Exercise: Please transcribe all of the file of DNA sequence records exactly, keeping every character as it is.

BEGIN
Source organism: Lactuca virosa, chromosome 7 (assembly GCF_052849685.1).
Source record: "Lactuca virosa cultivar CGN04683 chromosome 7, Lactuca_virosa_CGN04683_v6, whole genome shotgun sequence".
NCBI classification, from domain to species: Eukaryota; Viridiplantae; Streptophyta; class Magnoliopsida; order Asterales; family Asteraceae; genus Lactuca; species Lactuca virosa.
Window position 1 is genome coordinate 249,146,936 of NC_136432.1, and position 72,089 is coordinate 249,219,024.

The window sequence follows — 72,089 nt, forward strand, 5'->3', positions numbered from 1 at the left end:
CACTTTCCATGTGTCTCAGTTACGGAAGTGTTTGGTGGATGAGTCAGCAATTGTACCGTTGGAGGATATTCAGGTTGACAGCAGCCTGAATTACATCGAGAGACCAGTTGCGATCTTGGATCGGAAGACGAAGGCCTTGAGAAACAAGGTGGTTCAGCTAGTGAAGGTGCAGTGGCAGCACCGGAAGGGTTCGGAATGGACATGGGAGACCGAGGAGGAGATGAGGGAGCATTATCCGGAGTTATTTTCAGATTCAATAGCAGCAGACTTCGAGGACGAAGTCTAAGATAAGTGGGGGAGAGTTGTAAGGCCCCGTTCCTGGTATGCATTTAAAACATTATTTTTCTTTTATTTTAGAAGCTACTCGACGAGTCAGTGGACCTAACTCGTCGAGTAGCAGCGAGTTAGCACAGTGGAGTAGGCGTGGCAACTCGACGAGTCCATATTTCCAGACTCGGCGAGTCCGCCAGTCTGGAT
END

Source organism: Lactuca virosa, chromosome 7 (assembly GCF_052849685.1).
Source record: "Lactuca virosa cultivar CGN04683 chromosome 7, Lactuca_virosa_CGN04683_v6, whole genome shotgun sequence".
NCBI classification, from domain to species: Eukaryota; Viridiplantae; Streptophyta; class Magnoliopsida; order Asterales; family Asteraceae; genus Lactuca; species Lactuca virosa.
Window position 1 is genome coordinate 249,146,936 of NC_136432.1, and position 72,089 is coordinate 249,219,024.

The window sequence follows — 72,089 nt, forward strand, 5'->3', positions numbered from 1 at the left end:
CACTTTCCATGTGTCTCAGTTACGGAAGTGTTTGGTGGATGAGTCAGCAATTGTACCGTTGGAGGATATTCAGGTTGACAGCAGCCTGAATTACATCGAGAGACCAGTTGCGATCTTGGATCGGAAGACGAAGGCCTTGAGAAACAAGGTGGTTCAGCTAGTGAAGGTGCAGTGGCAGCACCGGAAGGGTTCGGAATGGACATGGGAGACCGAGGAGGAGATGAGGGAGCATTATCCGGAGTTATTTTCAGATTCAATAGCAGCAGACTTCGAGGACGAAGTCTAAGATAAGTGGGGGAGAGTTGTAAGGCCCCGTTCCTGGTATGCATTTAAAACATTATTTTTCTTTTATTTTAGAAGCTACTCGACGAGTCAGTGGACCTAACTCGTCGAGTAGCAGCGAGTTAGCACAGTGGAGTAGGCGTGGCAACTCGACGAGTCCATATTTCCAGACTCGGCGAGTCCGCCAGTCTGGAT